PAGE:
Jordan Kopcha, second-year double major in literature, media, and communications and psychology


Going Postal

By Terry Pratchett, Doubleday (2004)

“The story is about a con artist and professional scammer named Moist von Lipwig. Just as he’s about to be hanged for his numerous crimes, the ruler of the city decides to offer him a chance to run the local post office, which has been declining for decades, to redeem himself. He is accompanied by his parole officer, a golem named Mr. Pump, and the two remaining post office employees: the elderly Junior Postman Tolliver Groat and his assistant Stanley Howler. The post office is physically wretched, covered in pigeon dung, with mail dating back years, piled and literally flooding rooms. Lipwig must make the office run smoothly while growing beyond the selfish and unscrupulous person he once was and avoiding the many perilous fates that may befall anyone trying to bring about positive change.”

Daniel Lin, third-year civil engineering student


The Silent Patient

By Alex Michaelides, Celadon Books (2019)

“This book is a psychological thriller about a therapist who wants to uncover the truth about a patient who will not speak. It follows him uncovering the truth about what happened between her and her deceased husband and her motive for killing him. The mystery-thriller aspect of this book was great! I literally couldn’t put it down and read the entire thing in one night. I definitely recommend it for anyone who likes a good murder mystery to solve.”

Madhu Mocharla, second-year computer science student


What Is to Be Done?

By Nikolai Chernyshevsky, translation by Michael Katz, Cornell University Press (1989)

“Forget the Communist Manifesto — this was the book at the heart of the Russian Revolution, and other revolutions of the time. Lenin named a pamphlet for it. Nabokov and Dostoevsky savaged it. Yet it holds up marvelously, 150 years later: the narrative of Vera Pavlovna’s rise to class consciousness and the founding of a successful sewing cooperative; the interwoven essayistic passages of materialist philosophy and utopian socialist theory; and the many, many divagations. Keep an eye out for Rakhmetov, especially. It’s even written in that affected, impossible-to-explain, quintessentially Russian style that some find quite difficult not to love. Among the most influential novels, and loads of fun, too.”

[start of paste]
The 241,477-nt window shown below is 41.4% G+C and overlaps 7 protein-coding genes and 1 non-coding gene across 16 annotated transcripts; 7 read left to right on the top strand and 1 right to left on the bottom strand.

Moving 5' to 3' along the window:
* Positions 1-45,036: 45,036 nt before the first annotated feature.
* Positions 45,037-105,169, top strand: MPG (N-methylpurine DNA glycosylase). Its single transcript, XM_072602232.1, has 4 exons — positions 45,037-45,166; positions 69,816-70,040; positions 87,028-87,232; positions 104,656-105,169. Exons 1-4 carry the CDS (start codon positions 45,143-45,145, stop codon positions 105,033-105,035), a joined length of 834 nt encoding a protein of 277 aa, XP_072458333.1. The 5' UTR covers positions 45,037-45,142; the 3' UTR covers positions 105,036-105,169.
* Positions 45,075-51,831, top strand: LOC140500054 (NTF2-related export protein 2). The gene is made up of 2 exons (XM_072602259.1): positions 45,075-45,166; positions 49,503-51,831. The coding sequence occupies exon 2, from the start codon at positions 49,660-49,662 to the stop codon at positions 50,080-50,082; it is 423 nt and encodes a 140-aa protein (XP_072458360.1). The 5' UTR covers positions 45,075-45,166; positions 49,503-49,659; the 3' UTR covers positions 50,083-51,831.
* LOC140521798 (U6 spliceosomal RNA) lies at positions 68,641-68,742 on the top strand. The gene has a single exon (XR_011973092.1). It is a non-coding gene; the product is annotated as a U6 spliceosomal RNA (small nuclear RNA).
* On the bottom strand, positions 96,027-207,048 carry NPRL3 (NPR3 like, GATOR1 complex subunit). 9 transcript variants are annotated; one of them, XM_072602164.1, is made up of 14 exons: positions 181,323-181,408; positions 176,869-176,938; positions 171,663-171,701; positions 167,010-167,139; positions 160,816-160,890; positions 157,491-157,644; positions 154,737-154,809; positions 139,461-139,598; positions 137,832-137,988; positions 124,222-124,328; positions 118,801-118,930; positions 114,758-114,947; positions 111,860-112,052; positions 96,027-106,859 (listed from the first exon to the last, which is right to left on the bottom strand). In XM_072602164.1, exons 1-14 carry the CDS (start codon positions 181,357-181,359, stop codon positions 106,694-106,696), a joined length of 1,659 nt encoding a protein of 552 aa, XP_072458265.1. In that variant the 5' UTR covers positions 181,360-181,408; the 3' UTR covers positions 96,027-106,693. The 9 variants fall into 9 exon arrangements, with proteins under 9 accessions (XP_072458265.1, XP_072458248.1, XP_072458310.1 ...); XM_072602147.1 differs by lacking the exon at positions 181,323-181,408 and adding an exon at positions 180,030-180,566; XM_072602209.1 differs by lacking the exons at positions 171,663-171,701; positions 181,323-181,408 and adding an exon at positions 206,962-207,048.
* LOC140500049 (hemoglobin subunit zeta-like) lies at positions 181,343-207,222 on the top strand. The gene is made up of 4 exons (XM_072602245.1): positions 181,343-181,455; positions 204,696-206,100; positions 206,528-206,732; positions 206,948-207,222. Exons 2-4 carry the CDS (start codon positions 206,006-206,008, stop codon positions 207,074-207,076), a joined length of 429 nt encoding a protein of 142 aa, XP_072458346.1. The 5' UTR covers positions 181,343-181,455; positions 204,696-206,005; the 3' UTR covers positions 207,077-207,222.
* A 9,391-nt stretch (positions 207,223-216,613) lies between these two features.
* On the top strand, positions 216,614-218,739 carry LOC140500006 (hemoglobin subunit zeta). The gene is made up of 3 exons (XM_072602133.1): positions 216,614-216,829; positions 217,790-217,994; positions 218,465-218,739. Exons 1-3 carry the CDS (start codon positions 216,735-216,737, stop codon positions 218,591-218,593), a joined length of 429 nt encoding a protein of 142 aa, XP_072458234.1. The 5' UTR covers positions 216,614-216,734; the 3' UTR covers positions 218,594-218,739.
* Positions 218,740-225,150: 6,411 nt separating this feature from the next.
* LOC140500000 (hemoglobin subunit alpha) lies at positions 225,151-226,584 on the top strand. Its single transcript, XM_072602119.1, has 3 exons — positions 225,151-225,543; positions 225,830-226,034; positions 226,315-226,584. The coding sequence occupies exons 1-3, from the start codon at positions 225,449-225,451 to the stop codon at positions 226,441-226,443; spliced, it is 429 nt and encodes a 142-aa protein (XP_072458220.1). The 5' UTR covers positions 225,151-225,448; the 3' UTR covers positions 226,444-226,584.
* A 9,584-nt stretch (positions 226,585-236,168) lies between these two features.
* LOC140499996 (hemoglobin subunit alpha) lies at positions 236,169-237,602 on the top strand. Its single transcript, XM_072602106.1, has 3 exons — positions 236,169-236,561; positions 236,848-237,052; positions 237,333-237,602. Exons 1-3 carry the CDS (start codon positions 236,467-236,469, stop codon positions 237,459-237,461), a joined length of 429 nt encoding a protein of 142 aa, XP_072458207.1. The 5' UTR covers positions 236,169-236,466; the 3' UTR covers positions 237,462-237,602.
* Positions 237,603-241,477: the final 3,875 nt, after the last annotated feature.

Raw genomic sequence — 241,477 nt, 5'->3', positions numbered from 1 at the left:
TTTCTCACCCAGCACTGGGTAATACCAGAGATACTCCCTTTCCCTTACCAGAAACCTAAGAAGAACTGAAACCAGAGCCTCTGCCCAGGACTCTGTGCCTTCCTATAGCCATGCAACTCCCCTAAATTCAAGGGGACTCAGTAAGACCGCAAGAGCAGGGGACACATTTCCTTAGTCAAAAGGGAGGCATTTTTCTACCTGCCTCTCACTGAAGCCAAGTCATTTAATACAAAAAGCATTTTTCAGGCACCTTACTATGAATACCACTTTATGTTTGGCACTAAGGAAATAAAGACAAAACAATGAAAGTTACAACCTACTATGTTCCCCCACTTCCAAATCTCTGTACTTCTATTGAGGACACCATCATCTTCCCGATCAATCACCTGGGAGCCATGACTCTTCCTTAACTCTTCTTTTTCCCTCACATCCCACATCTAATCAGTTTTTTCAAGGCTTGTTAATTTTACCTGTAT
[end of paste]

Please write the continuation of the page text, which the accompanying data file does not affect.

—Arya Kathik, first-year mathematics student



By Ingeborg Bachmann, translation by Philip Boehm, New Directions (2019)

“I have a soft spot for prose by poets. Barnes’ Nightwood, the prose-poetry of Jacob, Mallarme, and Baudelaire — this is the best of those. Like every postwar Austrian novel, it’s about fascism — its direct effects on body and psyche; its infiltration into even innocent social relations; the collective guilt those from collaborating countries assumed — but in a hitherto-unexplored, all-encompassing sense. This is an uncomfortably intimate portrait of a woman trapped in an aestheticized, insincere, violent world; her foundering, her mental-physical-intellectual collapse, her, well, erasure. Be warned: It's incredibly dark. And while no actual sexual assault occurs (probably), its narrator does relive past trauma in that realm.”

—Arya Kathik, first-year mathematics student